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Casting a wide intrusion net: Dozens burned with single hack

By FRANK BAJAK
March 7 , 2021

BOSTON — The SolarWinds hacking campaign blamed on Russian spies and the “grave threat” it poses to U.S. national security are widely known. A very different — and no less alarming — coordinated series of intrusions also detected in December has gotten considerably less public attention.

Nimble, highly skilled criminal hackers believed to operate out of Eastern Europe hacked dozens of companies and government agencies on at least four continents by breaking into a single product they all used.

The victims include New Zealand’s central bank, Harvard Business School, Australia’s securities regulator, the high-powered U.S. law firm Jones Day — whose clients include former President Donald Trump — the rail freight company CSX and the Kroger supermarket and pharmacy chain. Also hit was Washington state’s auditor’s office, where the personal data of up to 1.3 million people gathered for an investigation into unemployment fraud was potentially exposed.

The two-stage mega-hack in December and January of a popular file-transfer program from the Silicon Valley company Accellion highlights a threat that security experts fear may be getting out of hand: intrusions by top-flight criminal and state-backed hackers into software supply chains and third-party services.

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Review: ‘Missionaries’ sees our forever wars as vocation

By FRANK BAJAK
Oct. 5, 2020

Phil Klay’s “Redeployment” was a masterwork in mostly spare prose, its tonal range from laugh-out-loud, Joseph Heller-esque absurdity to soul-crushing bleakness. It may be our best literary window into the Iraq war.

A young Marine veteran’s literary debut, the short story collection won a 2014 National Book Award.

“Missionaries,” out Oct. 6 from Penguin Press, is Klay’s next act. A big, ambitious novel, it spans a few decades and continents and plumbs U.S. forever wars’ psychic imprint on peripatetic American warriors, militarism as a way of being and the consequences of ill-conceived foreign meddling.

Two U.S. Special Forces vets of Afghanistan and Iraq — transitioned to mercenary and a military attaché — have fought “in enough murky war zones to lack the near-religious faith in democracy that the war was sold on.” Their next stop is Colombia, where Washington’s targeting-killing apparatus, first turned on leftist insurgents, now hunts drug-trafficking warlords.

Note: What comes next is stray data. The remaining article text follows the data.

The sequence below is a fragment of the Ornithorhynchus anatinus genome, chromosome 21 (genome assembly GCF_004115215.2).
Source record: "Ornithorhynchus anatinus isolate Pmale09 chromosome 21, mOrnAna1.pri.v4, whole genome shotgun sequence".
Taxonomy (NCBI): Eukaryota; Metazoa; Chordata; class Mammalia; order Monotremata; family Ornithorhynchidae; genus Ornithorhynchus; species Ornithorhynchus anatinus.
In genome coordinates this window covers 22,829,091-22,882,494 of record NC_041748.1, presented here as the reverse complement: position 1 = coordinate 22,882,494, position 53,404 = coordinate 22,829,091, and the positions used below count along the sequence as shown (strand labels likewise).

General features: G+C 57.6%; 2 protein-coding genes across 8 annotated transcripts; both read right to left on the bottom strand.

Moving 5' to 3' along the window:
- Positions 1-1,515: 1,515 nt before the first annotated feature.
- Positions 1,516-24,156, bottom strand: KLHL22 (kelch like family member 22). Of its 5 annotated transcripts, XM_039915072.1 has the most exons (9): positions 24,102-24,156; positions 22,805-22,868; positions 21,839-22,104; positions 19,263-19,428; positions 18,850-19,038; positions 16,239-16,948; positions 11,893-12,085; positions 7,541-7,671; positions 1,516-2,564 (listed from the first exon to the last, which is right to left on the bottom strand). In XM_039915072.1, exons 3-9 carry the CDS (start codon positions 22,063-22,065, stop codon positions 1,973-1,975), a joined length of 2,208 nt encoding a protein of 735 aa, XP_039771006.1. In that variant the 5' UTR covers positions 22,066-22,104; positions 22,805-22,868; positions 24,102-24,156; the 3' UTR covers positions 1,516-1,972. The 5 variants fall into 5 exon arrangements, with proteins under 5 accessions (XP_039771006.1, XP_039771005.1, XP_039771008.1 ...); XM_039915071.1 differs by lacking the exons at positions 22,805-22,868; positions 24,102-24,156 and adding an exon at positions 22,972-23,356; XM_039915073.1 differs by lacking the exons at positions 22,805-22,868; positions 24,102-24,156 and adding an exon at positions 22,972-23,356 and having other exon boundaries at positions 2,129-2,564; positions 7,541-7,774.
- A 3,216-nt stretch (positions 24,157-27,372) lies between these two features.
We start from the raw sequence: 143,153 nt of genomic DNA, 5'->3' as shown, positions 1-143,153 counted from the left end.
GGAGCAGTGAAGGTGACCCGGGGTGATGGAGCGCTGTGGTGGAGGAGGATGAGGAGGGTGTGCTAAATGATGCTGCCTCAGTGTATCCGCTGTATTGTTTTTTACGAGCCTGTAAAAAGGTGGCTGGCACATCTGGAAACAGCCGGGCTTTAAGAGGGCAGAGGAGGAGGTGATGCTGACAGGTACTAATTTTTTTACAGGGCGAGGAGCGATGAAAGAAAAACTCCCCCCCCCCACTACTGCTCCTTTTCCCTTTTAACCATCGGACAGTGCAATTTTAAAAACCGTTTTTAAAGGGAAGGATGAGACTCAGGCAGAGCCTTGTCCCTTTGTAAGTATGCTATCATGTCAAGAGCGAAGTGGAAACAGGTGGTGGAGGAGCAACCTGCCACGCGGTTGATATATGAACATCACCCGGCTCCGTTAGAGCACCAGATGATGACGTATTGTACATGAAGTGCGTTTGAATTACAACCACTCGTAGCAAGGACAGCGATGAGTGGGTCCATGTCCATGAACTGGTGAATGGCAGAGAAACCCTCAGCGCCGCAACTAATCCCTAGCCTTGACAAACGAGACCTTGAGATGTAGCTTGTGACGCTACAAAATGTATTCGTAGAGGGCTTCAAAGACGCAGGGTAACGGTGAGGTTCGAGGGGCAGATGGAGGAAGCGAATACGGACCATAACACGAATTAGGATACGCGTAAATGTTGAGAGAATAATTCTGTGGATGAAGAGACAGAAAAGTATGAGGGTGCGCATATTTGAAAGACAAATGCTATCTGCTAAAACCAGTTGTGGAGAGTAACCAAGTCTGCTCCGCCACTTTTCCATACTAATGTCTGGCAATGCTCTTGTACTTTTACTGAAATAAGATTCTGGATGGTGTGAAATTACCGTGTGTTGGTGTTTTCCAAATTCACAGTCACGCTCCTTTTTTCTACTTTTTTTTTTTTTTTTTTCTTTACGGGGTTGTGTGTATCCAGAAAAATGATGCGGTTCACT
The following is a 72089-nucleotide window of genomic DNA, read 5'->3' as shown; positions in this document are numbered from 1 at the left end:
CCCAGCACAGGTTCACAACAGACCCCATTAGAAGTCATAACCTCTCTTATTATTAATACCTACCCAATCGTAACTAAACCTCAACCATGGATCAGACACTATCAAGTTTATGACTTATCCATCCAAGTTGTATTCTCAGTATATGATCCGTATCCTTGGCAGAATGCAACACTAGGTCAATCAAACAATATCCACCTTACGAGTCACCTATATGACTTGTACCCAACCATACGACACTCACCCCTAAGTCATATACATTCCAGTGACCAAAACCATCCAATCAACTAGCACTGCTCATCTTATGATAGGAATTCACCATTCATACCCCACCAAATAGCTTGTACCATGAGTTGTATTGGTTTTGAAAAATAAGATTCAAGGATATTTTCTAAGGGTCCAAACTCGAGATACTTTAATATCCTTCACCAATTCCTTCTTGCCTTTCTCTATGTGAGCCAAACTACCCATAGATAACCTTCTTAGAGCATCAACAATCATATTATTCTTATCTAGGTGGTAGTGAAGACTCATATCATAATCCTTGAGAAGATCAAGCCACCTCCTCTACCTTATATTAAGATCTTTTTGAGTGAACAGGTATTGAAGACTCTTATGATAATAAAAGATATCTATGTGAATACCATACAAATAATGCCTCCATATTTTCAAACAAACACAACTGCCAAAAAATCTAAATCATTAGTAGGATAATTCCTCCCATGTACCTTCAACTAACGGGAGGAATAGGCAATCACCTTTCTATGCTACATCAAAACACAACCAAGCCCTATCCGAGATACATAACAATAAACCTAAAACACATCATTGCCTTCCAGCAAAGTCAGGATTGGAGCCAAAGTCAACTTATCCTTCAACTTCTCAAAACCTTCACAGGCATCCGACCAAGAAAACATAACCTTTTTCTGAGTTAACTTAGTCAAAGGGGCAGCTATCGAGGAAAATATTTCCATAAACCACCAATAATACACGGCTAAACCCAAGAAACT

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Secretive, never profitable Palantir makes market debut

By FRANK BAJAK
September 30, 2020

BOSTON (AP) — Seventeen years after it was born with the help of CIA seed money, the data-mining outfit Palantir Technologies is finally going public in the biggest Wall Street tech offering since last year’s debut of Slack and Uber.

Never profitable and dogged by ethical objections for assisting in the Trump administration’s deportation crackdown, Palantir forged ahead Wednesday with a direct listing of its stock, gaining 31% in its first trading day.

The big question for both investors and company management: Can Palantir successfully transition from a business built on the costly handholding of government customers to serving corporate customers at scale? The company is a hybrid provider of software and consulting services that often embeds its own engineers with clients.

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Germany seizes server hosting pilfered US police files

By FRANK BAJAK
July 9, 2020

BOSTON (AP) — At the behest of the U.S. government, German authorities have seized a computer server that hosted a huge cache of files from scores of U.S. federal, state and local law enforcement agencies obtained in a Houston data breach last month.

The server was being used by a WikiLeaks-like data transparency collective called Distributed Denial of Secrets to share documents — many tagged “For Official Use Only” — that shed light on U.S. police practices.

The data, dating back to 1996, include emails, audio and video files and police and FBI intelligence reports. DDoSecrets founder Emma Best said the data, dubbed “BlueLeaks,” comes from more than 200 agencies. It has been stripped of references to sexual assault cases and references to children, but names, phone numbers and emails of police officers were not redacted, said Best, who uses they/their pronouns.